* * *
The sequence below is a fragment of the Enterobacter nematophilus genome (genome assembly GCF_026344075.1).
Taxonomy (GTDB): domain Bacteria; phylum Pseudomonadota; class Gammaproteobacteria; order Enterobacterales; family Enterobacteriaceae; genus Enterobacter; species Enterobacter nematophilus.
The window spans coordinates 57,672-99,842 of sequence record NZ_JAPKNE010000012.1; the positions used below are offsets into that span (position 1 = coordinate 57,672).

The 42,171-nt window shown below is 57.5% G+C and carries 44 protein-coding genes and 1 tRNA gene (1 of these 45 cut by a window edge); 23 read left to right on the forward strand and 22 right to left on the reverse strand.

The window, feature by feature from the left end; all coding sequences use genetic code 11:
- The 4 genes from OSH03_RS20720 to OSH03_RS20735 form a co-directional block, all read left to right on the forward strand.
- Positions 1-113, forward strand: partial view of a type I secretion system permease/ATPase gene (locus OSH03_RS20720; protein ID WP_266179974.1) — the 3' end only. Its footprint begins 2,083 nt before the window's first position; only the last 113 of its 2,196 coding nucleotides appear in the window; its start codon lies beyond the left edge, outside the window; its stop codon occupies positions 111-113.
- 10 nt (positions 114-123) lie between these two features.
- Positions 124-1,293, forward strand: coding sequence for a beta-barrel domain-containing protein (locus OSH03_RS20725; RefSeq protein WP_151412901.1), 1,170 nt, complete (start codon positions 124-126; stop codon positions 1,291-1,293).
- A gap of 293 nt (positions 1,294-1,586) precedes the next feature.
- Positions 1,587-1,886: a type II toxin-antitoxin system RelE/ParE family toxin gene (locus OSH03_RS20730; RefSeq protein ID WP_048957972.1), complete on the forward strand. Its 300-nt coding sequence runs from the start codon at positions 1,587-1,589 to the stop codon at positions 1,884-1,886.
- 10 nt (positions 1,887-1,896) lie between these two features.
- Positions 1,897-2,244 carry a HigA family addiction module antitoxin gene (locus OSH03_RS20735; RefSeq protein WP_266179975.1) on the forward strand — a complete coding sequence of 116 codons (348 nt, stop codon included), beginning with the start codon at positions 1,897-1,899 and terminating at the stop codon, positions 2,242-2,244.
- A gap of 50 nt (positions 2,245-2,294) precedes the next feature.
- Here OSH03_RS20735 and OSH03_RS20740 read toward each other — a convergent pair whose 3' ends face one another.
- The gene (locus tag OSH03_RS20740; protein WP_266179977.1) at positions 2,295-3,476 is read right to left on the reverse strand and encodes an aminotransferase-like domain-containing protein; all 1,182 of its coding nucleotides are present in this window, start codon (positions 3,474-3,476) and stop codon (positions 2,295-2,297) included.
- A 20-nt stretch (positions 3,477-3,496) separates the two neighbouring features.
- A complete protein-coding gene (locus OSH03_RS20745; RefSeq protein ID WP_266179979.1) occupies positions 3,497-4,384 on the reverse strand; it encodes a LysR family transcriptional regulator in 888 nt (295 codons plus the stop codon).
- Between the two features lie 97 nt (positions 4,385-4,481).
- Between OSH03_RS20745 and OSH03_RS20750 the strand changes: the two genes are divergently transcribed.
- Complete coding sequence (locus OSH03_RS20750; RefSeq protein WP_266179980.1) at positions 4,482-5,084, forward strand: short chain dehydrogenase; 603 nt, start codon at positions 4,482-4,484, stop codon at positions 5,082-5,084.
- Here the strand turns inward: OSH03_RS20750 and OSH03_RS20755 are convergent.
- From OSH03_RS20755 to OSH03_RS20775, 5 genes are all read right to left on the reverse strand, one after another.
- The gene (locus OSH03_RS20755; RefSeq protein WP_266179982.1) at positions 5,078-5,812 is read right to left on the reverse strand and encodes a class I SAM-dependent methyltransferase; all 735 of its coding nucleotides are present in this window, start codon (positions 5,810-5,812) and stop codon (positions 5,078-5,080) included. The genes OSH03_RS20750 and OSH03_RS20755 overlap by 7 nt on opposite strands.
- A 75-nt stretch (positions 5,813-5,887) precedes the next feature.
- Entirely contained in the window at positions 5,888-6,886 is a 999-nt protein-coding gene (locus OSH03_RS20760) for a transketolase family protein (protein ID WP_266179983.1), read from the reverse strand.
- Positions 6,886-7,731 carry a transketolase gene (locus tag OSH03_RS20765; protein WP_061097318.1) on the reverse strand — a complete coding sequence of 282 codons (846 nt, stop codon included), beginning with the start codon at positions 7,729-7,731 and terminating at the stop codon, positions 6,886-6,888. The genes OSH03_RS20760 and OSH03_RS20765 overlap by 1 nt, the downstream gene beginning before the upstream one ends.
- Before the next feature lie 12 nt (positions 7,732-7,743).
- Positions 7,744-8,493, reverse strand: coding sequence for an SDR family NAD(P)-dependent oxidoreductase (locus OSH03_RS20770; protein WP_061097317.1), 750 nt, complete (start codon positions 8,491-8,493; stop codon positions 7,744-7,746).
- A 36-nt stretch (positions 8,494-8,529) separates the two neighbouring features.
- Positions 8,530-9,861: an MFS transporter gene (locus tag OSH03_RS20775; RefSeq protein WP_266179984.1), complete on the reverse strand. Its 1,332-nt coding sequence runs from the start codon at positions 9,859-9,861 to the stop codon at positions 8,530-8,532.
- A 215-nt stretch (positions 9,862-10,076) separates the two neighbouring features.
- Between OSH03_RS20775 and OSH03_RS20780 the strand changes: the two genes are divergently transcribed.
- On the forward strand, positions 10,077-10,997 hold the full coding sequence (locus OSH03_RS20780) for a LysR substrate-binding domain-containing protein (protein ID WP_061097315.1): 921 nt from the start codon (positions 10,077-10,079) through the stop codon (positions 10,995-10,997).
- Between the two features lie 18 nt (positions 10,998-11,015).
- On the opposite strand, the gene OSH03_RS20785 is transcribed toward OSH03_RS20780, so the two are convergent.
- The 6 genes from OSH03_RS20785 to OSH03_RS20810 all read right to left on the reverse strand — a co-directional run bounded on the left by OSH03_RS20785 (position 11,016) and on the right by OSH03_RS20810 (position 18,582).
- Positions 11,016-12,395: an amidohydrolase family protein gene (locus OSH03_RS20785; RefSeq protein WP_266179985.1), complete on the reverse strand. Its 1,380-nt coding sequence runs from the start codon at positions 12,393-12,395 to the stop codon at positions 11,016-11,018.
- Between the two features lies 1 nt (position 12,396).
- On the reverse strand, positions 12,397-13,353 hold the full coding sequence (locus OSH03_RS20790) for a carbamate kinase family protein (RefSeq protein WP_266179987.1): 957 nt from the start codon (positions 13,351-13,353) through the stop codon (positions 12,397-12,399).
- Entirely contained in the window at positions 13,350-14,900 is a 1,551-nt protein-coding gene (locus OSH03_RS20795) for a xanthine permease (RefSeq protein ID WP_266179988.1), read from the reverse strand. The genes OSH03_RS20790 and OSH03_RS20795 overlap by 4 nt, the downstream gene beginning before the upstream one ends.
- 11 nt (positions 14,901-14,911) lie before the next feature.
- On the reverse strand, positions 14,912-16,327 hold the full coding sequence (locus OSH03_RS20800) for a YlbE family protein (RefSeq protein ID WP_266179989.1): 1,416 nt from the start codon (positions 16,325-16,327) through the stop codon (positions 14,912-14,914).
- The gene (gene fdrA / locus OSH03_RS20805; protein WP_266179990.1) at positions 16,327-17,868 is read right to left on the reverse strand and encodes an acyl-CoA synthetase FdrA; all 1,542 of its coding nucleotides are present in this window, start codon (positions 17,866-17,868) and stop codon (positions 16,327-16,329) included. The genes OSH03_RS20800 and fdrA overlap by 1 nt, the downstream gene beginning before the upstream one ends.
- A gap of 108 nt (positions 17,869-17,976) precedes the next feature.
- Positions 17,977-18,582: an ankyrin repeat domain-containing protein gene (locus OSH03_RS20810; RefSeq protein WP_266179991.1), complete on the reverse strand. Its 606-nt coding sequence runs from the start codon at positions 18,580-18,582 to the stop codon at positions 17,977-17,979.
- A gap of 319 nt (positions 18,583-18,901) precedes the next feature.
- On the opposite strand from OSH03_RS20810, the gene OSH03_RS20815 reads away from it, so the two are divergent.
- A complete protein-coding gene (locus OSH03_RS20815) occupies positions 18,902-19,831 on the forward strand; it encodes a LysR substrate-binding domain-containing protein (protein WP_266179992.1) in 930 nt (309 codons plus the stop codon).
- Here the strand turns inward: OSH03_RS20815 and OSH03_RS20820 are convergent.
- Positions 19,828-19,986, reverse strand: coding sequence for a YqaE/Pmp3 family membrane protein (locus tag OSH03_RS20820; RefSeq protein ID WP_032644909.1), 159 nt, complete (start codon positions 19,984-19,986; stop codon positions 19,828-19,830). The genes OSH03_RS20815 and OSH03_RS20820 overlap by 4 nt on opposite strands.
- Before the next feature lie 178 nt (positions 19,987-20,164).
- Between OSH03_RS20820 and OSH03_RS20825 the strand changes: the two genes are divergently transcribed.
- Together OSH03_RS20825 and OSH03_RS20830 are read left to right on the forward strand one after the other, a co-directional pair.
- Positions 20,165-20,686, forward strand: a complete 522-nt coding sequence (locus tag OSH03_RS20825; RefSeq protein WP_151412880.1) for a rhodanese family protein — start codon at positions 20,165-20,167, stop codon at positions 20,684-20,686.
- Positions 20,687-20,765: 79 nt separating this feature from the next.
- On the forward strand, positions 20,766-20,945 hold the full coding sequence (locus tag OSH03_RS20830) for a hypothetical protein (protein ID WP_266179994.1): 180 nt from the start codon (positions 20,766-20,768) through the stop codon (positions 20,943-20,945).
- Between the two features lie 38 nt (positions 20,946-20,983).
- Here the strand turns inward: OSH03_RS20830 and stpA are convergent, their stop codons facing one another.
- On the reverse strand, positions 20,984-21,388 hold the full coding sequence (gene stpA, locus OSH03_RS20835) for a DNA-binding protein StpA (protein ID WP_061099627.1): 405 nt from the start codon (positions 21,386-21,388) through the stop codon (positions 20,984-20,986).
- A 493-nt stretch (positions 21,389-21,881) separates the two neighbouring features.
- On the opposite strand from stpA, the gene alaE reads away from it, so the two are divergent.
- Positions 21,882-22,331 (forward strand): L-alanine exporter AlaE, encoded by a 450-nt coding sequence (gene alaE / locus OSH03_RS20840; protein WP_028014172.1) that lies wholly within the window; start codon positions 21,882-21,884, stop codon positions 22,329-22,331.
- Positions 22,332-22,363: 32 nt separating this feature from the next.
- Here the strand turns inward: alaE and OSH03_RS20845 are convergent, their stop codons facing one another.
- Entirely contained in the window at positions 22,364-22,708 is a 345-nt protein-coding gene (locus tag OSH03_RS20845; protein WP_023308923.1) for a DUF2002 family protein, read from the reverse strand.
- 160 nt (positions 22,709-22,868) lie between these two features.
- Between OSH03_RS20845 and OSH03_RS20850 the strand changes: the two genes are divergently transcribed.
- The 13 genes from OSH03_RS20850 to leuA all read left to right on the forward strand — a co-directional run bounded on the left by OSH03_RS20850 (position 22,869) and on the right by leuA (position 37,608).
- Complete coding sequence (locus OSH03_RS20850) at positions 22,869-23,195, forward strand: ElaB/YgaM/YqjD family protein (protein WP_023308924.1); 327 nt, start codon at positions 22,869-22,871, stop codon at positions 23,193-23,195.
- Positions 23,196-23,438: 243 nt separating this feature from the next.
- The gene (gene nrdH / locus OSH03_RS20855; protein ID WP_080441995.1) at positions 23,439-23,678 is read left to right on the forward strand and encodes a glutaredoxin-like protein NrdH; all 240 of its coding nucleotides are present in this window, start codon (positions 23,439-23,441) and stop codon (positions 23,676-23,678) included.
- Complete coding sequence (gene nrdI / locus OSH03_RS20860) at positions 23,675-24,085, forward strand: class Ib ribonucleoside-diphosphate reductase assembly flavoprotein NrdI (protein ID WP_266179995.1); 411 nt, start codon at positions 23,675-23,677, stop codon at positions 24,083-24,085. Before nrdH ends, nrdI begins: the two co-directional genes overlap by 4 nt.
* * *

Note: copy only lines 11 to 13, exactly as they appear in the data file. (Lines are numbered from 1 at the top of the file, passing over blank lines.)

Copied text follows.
- Positions 1,587-1,886: a type II toxin-antitoxin system RelE/ParE family toxin gene (locus OSH03_RS20730; RefSeq protein ID WP_048957972.1), complete on the forward strand. Its 300-nt coding sequence runs from the start codon at positions 1,587-1,589 to the stop codon at positions 1,884-1,886.
- 10 nt (positions 1,887-1,896) lie between these two features.
- Positions 1,897-2,244 carry a HigA family addiction module antitoxin gene (locus OSH03_RS20735; RefSeq protein WP_266179975.1) on the forward strand — a complete coding sequence of 116 codons (348 nt, stop codon included), beginning with the start codon at positions 1,897-1,899 and terminating at the stop codon, positions 2,242-2,244.